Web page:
WASHINGTON — One of Julian Castro's early challenges as head of the Department of Housing and Urban Development likely will be how he handles industry calls to lower Federal Housing Administration premiums.

The San Antonio mayor, who won Senate confirmation Wednesday as the new HUD secretary, is bound to face lobbying from banking and housing groups that view lowering FHA premiums as the answer to improving loan affordability. (He was confirmed by a vote of 71 to 26.)

Many expect HUD to avoid such a move, and instead push for lenders to reduce their self-imposed credit overlays that limit lending.

Both Shaun Donovan, Castro's predecessor, and FHA Commissioner Carol Galante have resisted calls to lower premiums. But the lobbying effort is expected to continue.

"Based on what I hear in conversations with mortgage and real estate executives, lowering premiums needs to be part of the solution," said mortgage industry consultant Brian Chappelle. "While FHA proposed steps will help, they simply do not go far enough."

Last year's actuarial report showed the FHA's Mutual Mortgage Insurance Fund was undercapitalized, triggering a $1.7 billion infusion from the Treasury Department.

However, according to David Stevens, head of the Mortgage Bankers Association, some projections suggest the upcoming MMIF report due out in November could show the fund's capital ratio being above the critical 2% threshold. Stevens said that would give Castro an opportunity to make at least a modest reduction in premiums.

With concerns about the weak housing market recovery and access to credit, "I won't be surprised if he considered something fairly soon after the November report assuming it provides good news," Stevens said in an interview.

Another question mark about Castro's assuming leadership of HUD is whether the department's ties to the administration will remain as strong as they have been under Donovan, who is awaiting Senate approval to direct the Office of Management and Budget.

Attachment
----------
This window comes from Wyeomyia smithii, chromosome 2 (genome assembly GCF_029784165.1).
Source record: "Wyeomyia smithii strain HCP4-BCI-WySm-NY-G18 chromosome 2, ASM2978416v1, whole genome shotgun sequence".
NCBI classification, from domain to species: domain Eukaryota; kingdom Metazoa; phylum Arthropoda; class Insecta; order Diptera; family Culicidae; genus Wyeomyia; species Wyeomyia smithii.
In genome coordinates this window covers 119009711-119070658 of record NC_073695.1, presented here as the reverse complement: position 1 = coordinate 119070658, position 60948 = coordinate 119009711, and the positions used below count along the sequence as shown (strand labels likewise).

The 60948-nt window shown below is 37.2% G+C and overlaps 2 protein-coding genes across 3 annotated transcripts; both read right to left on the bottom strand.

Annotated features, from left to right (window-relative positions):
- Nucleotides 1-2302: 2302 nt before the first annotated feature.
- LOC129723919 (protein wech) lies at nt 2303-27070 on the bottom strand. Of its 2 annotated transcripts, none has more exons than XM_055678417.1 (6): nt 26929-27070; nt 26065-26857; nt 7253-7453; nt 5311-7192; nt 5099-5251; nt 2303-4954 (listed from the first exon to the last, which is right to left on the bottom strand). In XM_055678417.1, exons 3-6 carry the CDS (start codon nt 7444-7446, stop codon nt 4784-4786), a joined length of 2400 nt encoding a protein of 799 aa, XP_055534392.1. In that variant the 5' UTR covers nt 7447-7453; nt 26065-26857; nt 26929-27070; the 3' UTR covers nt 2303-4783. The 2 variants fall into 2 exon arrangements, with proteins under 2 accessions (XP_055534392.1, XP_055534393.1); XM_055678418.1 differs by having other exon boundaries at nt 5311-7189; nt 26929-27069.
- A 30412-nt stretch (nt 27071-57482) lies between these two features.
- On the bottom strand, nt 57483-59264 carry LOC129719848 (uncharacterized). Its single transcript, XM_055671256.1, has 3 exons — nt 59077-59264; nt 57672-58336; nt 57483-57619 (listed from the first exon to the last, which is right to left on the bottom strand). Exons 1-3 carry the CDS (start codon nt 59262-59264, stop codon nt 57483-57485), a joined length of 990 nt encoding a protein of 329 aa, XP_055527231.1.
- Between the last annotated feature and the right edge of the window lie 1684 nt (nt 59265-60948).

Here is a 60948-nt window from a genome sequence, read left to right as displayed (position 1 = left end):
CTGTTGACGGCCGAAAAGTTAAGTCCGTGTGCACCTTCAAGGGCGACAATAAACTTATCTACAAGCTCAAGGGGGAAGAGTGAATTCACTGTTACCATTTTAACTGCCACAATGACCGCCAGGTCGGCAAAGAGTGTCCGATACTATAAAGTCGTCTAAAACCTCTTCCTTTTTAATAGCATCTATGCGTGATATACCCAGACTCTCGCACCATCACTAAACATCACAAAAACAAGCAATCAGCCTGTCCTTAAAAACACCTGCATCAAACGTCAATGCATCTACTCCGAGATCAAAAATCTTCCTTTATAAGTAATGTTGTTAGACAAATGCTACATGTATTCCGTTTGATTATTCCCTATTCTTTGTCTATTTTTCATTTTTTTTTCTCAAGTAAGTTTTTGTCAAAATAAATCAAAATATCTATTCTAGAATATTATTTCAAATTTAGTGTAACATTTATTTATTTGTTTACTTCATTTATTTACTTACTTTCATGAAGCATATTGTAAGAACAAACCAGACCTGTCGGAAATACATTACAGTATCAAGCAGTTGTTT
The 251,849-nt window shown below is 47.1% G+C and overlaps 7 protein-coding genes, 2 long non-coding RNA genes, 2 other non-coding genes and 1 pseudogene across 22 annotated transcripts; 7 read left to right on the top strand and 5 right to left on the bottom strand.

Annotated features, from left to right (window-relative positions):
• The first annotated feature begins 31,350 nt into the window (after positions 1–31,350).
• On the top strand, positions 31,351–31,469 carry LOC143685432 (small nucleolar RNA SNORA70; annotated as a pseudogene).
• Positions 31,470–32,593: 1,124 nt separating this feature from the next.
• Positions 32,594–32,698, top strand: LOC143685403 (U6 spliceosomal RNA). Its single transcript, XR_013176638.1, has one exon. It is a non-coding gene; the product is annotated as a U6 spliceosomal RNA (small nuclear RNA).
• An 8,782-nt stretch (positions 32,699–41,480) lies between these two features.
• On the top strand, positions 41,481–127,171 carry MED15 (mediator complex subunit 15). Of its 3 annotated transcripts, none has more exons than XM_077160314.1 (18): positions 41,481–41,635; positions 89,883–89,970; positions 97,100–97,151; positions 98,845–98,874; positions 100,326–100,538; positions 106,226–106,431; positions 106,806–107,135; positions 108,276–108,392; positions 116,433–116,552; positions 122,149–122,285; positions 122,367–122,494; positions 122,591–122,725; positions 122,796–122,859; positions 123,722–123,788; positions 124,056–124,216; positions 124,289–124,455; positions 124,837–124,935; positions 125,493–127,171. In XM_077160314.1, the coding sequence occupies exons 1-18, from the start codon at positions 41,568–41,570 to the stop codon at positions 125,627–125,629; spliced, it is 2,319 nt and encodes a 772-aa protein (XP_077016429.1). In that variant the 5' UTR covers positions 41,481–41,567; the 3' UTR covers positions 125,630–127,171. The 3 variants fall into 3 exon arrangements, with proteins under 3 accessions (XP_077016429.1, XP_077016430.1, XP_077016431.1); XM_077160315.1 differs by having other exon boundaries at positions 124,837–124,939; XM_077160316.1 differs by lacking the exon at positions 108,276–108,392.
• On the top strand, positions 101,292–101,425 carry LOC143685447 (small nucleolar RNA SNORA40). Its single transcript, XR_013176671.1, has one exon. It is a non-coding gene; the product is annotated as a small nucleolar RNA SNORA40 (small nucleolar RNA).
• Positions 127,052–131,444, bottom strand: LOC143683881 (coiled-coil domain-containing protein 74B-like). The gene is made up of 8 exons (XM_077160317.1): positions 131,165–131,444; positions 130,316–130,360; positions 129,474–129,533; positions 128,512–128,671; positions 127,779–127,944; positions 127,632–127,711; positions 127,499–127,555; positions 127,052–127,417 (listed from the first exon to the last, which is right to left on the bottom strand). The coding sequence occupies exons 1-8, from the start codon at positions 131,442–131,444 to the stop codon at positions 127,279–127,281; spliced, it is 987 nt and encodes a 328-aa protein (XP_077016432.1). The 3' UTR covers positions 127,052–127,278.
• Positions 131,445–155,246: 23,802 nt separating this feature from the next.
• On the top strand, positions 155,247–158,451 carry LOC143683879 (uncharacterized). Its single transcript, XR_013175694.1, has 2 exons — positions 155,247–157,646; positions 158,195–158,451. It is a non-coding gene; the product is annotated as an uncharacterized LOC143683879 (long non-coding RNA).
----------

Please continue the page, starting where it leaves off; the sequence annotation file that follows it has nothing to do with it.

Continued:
"You had a very aggressive and active HUD secretary with Donovan," said Ed Mills, a policy analyst at FBR Capital Markets. "It is unusual for HUD to have this much importance to an administration and a secretary who is really close to the president."

Coming to HUD after being mayor of the seventh largest U.S. city, Castro is expected to focus on community planning and development issues.

But the FHA's fragile finances will be a difficult issue to ignore.

HUD raised FHA premiums over the past several years to stem the rising losses on defaulted loans in the aftermath of the housing bust and economic recession. The agency currently charges a 175 basis point upfront premium and a 135 basis point annual premium, the highest for both in the 80-year history of FHA single-family program.

But since July 2013, originations of FHA-insured single-family have fallen nearly 20%, with loan affordability emerging as an obstacle.

Due to litigation and regulatory risk, lenders are mainly focused on borrowers with high credit scores, which limits access to minority and median income borrowers.

Galante has developed specific programs to help marginal borrowers benefit from the FHA. One is called "Back to Work," which is designed to help families where the breadwinners have lost their jobs, resulting in foreclosure. If they are employed again, demonstrate financial recovery and complete housing counseling, they can be eligible for an FHA mortgage under the program.

FHA is also developing a program known as Homeowners Armed With Knowledge, or HAWK. This program would lower FHA premiums for first time borrowers that complete a rigorous housing counseling program.

Community Home Lenders Association executive director Scott Olson noted that program like HAWK are constructive in terms of helping to reach qualified borrowers. "But we believe substantive premium reductions are also needed at this time, in order to accomplish that goal," he said.

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